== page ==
Spend a little, shop a lot - in Kuala Lumpur

by Poorna.Shetty

Kuala Lumpur has shrugged off its image as a city for fake knock-offs, emerging as a hotspot for polished malls and designer goods

With such diversity elsewhere in the country - tiny emerald islands mushrooming out of the Indian Ocean, large velvet stretches of sand, mountains laced with acres of virgin rainforest – Kuala Lumpur’s status in Malaysia has always been that of a gateway city. But with the launch of Air Asia’s low cost flights (around £250), as well as a heavy injection of cash to revamp and introduce high-end shops in the city’s centre, it’s fast becoming a shopping haven for those fed up with being spanked in the wallet by the euro and the gradually-rising dollar.
The beautiful Petronas Twin Towers watch over the city like metallic sentries (tip: skip the guided tour unless you want to be bored rigid), symbols of KL’s inching towards globalisation. The eye of regeneration has been strictly focussed on Bintang Walk downtown, turning it into a classy little enclave of polished glass and billboards reaching up to the sky. Head straight there, as it’s easy to do a sweep of all the major shopping malls – Lot 10, Pavilion KL and Starhill Gallery  – most of which were only built this time last year. The idea of heading out to a modern shopping mall when London has so many might seem a bit pointless, but each has – apart from the usual Louis Vuittons and Chanels – brilliant brands that are only available in Malaysia or Japan. Brera, a beautiful Malaysian shoe and bag store in Pavilion specialises in high end leather, with prices averaging £20 for shoes and £30 for bags, while Skin Food, a Japanese beauty store in Sungei Wang Plaza offers top products, starting from £2.

Looking down onto the hot and humid streets of the city, Starhill is stupendously upmarket with gilt glass elevators and an instore art gallery, and while the exchange rate on Lanvin and Mulberry isn’t that generous, if you time it right, you can walk away with some absolute steals. August to September is when the Shopping Carnival takes place, while December is the mega sale period. Charles and Keith, the Singapore-based shoe designers, also offer steals during sale time, with shoes starting from £15 at Pavilion. Double up your sightseeing with shopping at the Suria Shopping Complex at the bottom of the Petronas Twin Towers, as it features iconic Malaysian brand Aseana. At around £100 it isn’t cheap, but the handmade clothes with exquisite beading and embroidery would fetch at least three times that in London. I bagged a £200 dress for £80 in the sale - made from raw silk and hand-stitched beading, it would have cost me a week’s rent back in England.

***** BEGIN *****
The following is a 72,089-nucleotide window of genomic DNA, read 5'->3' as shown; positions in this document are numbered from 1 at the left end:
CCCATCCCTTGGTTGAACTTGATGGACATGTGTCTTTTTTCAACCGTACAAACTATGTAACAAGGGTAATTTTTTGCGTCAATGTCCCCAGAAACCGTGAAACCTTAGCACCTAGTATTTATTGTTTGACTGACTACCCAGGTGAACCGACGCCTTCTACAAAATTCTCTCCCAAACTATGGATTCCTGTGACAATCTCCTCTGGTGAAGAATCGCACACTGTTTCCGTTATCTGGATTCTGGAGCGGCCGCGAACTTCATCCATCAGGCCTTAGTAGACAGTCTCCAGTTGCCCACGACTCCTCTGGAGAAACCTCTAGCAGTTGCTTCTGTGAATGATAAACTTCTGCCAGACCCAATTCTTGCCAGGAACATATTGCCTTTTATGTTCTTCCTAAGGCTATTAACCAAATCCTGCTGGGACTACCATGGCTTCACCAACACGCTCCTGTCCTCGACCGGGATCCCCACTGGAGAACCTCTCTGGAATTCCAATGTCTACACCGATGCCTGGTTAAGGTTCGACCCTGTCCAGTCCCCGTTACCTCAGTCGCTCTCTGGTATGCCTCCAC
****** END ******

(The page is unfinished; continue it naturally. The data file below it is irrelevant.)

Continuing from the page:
Speaking of accommodation, it’s worth noting that five-star hotel chains such as the Hilton Kuala Lumpur and the Mandarin Oriental charge significantly less than their European counterparts, and are conveniently located in the shopping belt of the city. The latter is adjacent to the Petronas towers and acts as a convenient base if you want to pop in and out with your shopping bags.

If your companions are looking for cheaper bargains, however, the thrifty can always be appeased by spending an afternoon sauntering around old established areas such as Petaling Street, KL’s ancient Chinatown, where t-shirts and fake handbags reign supreme - but if it’s quality you’re after, then the real bargain lies in bagging goodies that’ll last more than one wash. For those with time, the Melium Outlet on Jalan is worth a peek, offering designer (although not necessarily current season) clothes at a snip. Similarly, while Berjaya Times Square might be the city’s biggest mall, Plaza Low Yat is a warren of relatively cheap electrical goods from iPods to mobile phones. What KL really needs is a guide that brings all its local brands under one umbrella (much the same way as Chicago), but until then, happy hunting – the fun is in the rummage.


Having edited Asiana magazine and Grazia India, I've got a vested interest in India. I feel like I could travel across it in a lifetime and still not see everything it has to offer. I love the freedom and versatility of working as freelance travel journalist - being able to write for The Guardian one minute and a tiny travel blog the next. However, much as I travel the globe, I will still always hate camping. Favourite places Mumbai, Chicago, Maldives, Mombasa, Oslo, Athens, Bangalore, Madrid